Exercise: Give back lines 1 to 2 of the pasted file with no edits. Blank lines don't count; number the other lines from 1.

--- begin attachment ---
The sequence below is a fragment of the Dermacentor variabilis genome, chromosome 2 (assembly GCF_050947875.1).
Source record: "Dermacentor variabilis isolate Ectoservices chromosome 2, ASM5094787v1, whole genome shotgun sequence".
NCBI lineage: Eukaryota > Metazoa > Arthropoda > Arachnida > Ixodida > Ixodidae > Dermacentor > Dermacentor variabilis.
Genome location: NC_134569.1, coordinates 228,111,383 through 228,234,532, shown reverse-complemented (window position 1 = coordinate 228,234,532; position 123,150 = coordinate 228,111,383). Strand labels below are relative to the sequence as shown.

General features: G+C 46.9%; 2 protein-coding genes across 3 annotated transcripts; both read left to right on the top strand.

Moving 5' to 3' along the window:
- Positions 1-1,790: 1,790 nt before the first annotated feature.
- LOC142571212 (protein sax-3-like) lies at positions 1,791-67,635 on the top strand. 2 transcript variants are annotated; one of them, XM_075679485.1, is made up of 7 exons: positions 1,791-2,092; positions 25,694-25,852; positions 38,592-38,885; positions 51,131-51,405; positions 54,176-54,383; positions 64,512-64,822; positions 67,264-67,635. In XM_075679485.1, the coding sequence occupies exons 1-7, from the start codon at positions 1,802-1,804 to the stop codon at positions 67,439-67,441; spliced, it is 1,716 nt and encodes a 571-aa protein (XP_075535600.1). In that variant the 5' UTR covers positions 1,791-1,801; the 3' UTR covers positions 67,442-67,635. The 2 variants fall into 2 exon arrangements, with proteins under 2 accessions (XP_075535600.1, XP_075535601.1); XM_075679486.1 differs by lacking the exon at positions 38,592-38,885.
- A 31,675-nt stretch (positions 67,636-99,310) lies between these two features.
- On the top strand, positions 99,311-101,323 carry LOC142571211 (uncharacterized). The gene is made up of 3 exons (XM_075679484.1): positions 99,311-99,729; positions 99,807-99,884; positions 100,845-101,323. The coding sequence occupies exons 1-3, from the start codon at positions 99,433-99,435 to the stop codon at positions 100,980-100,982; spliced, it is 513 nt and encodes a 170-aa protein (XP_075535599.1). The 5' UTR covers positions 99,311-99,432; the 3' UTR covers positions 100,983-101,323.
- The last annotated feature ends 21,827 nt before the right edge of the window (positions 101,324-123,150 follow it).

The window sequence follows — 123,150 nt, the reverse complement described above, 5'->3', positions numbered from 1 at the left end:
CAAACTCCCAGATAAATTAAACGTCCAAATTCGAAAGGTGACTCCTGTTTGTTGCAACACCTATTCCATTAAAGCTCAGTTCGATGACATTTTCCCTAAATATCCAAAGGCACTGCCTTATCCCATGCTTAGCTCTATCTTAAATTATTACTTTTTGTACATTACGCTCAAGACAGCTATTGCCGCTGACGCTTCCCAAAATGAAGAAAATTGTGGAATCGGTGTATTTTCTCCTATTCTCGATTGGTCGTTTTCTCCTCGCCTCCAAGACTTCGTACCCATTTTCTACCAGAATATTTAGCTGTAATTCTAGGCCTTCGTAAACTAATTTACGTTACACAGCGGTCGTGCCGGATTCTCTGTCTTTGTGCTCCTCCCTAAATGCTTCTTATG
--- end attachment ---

The sequence below is a fragment of the Dermacentor variabilis genome, chromosome 2 (assembly GCF_050947875.1).
Source record: "Dermacentor variabilis isolate Ectoservices chromosome 2, ASM5094787v1, whole genome shotgun sequence".